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Women forced to get cut by husbands

By , People Daily Digital
Wednesday, October 6th, 2021 00:00 | 3 mins read
FGM in Kenya. Photo/Courtesy

 Lucy Njoki* from Murang’a county says she was forced to undergo Female Genital Mutilation (FGM) by her husband. 

The two had been together for more than 10 years, before he, one day, came up with the proposal for her undergo the cut.

Njoki was surprised as she deemed the practice primitive and outdated. She tried to convince him to change his stand, but he was adamant. 

He insisted the cut would make her a ‘complete woman,’ failure to which their marriage would be terminated.

Reluctantly, Njoki went for the cut in a bid to save her marriage.  Unfortunately, things did not go her way. Her husband took in a new wife barely three years later. 

“He said he no longer wants to have me as a wife, chased me away and remarried,” she said.

Worried about stigmatisation from the community, she relocated to a new community to start a new life.  

 “I moved out of the area and rented a house in a different place where people knew nothing about me” she said.

She describes FGM as the worst procedure for a woman to go through as it demeans her dignity as a woman.

“I fought hard to accept my situation, but it’s not easy to cope with the psychological trauma one gets after,” she said.

Njoki is not the only woman to have faced such a situatio. Recently, a middle-aged woman from Kandara reported that she had also been forced to undergo the cut.

Her husband of 12 years wanted her circumcised because his faith does not allow him to live with an uncircumcised woman.

She believes he had joined one of the cultural groups in the area promoting the outdated practice. 

Agnes Maraga deputy director at International Federation of Women Lawyers (FIDA) said a majority of men from Mt Kenya region who have joined cultural groups are the ones bringing back this practice.  

“Men are duping women to undergo the cut in the name of culture and this is not acceptable,” she said.

Several cases have been reported from Murang’a and the organisation is investigating them to pursue justice for the victims.

Dr Samuel Kimani from Africa Coordinating Centre for Abandonment of FGM at the University of Nairobi said reports of elder women being circumcised should be a concern for stakeholders as this would give rise to new cases.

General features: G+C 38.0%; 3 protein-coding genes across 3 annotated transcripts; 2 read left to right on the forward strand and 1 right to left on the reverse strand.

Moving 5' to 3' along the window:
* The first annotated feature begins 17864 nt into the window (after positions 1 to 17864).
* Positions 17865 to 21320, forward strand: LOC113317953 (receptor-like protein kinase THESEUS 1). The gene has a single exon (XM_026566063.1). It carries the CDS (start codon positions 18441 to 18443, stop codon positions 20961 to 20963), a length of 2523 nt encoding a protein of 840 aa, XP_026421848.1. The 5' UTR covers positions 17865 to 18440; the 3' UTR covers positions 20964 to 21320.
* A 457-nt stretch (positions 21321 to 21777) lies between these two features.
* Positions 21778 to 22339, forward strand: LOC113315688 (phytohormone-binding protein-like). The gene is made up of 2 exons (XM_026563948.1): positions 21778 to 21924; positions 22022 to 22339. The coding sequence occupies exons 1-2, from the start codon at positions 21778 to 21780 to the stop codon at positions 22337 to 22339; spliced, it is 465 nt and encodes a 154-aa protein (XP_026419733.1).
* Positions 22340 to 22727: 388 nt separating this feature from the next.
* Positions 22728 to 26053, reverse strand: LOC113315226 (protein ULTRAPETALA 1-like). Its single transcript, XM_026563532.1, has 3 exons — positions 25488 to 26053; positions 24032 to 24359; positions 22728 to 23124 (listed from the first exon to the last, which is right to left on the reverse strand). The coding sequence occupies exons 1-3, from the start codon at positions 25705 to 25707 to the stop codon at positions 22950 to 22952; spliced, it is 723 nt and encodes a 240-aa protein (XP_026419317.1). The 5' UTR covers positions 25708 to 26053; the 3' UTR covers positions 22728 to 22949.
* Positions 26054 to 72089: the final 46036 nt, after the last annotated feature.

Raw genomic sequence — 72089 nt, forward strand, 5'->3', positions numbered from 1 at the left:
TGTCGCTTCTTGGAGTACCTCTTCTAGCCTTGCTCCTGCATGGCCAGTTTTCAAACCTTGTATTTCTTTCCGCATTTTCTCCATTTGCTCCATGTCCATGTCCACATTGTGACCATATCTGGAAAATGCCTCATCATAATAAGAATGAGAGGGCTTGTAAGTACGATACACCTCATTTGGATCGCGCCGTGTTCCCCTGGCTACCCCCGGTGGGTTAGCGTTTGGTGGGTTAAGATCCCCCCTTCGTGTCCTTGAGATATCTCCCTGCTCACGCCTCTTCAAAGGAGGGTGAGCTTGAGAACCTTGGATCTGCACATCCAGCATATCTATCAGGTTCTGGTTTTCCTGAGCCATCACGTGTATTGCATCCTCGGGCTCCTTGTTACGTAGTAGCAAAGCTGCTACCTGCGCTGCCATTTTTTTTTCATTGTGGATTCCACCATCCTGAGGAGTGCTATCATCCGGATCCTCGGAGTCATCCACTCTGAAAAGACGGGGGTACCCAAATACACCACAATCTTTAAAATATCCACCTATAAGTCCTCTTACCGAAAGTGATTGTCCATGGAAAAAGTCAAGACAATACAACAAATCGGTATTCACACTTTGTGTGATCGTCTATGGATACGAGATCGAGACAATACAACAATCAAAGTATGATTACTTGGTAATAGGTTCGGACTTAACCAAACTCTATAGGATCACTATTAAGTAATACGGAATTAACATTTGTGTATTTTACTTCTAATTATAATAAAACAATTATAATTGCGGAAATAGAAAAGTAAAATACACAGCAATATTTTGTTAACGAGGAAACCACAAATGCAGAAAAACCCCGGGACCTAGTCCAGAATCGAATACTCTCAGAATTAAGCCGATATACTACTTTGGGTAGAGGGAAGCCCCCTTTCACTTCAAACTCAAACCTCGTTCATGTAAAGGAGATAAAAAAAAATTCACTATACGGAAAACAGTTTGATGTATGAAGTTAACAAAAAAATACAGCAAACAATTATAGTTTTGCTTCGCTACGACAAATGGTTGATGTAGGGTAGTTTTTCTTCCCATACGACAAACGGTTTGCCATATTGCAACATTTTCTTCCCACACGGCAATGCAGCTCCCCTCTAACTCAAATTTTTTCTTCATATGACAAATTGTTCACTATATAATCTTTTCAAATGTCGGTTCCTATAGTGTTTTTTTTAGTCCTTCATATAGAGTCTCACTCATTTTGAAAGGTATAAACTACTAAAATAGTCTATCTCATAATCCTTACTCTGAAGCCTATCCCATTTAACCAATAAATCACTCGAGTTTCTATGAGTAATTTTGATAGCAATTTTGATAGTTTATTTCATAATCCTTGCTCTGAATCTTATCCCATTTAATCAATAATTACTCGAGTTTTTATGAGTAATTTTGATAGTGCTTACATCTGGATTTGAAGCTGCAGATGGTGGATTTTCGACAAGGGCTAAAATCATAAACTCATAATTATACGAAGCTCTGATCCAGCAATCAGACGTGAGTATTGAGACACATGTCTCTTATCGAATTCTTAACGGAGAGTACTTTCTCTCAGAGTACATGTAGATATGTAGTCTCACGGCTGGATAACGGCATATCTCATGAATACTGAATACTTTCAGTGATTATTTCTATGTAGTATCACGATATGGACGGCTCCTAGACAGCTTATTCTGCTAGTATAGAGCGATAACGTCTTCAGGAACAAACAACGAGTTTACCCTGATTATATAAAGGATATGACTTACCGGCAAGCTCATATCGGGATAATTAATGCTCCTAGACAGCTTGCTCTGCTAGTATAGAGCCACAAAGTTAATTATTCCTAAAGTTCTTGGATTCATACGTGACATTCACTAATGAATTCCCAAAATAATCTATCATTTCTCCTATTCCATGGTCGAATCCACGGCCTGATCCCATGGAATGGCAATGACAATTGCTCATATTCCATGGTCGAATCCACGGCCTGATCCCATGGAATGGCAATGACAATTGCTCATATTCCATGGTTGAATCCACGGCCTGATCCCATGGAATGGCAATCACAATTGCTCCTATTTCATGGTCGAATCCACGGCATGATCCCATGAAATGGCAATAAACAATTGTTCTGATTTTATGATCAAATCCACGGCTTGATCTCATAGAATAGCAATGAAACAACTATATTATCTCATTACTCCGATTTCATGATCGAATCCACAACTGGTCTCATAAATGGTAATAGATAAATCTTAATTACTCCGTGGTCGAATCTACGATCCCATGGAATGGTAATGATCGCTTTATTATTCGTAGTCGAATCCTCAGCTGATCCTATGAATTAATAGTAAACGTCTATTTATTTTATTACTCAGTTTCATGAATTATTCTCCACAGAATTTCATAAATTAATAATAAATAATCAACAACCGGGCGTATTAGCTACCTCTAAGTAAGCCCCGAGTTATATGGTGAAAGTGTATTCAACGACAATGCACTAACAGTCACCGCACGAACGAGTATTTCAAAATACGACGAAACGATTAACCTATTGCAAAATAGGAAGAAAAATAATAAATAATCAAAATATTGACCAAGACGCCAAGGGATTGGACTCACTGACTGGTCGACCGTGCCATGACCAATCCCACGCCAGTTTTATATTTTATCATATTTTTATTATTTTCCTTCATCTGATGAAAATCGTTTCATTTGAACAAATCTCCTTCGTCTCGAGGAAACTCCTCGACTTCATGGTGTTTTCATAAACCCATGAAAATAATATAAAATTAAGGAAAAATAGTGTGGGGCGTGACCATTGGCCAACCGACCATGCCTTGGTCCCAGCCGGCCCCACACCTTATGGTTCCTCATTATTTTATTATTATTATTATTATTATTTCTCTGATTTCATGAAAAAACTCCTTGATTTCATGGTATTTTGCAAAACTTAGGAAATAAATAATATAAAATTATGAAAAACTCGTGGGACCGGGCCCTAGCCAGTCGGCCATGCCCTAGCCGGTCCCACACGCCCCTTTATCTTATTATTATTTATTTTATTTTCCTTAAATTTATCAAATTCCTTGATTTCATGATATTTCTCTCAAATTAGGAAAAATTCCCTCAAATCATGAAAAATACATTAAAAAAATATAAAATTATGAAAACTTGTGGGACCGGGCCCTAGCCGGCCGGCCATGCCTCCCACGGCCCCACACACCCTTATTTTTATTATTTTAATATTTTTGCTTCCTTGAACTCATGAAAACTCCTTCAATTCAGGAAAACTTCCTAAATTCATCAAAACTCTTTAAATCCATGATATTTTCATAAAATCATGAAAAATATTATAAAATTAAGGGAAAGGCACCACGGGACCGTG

A woman who has been circumcised is likely to make her daughters go through the same.

Some health hazards of FGM include excessive bleeding, which could lead to death, infections which has spread to internal organs, difficulty during child birth and psychological torture to the victims due to stigmatisation and discrimination. 

Cut of choice

According to Dr Kimani, FGM is categorised in four classes depending on how it is carried out. Type one is clitoridectomy, which involves removal of the clitoris.

The second is an incision where the clitoris and labia minora are removed and the third is infibulation, where the clitoris, inner and outer lips are removed and the edges stitched together leaving a very small opening to pass the urine.

Type four involves a simple procedure such as piercing the private parts, a proceedure many women are currently opting for as it is less painful and have minimal side effects.

Interestingly, state security agents claim they are yet to receive formal report from community members.

Murang’a county commissioner Fredrick Ndunga said no aspect of FGM can be linked to the cultural groups in the area, and that they are alert to pursue any report and arrest and charge the culprits.

Agnes Pareiyo the Anti-FGM Board’s chair said the practice is creeping back in the region despite numerous efforts to fight it. 

“We shall work together with the security agents, administration officers, teachers and elders in creating awareness about the vice and also pursue the perpetrators.

People need to understand that FGM has no health benefits and it’s the worst form of human right violation against women” said Agnes.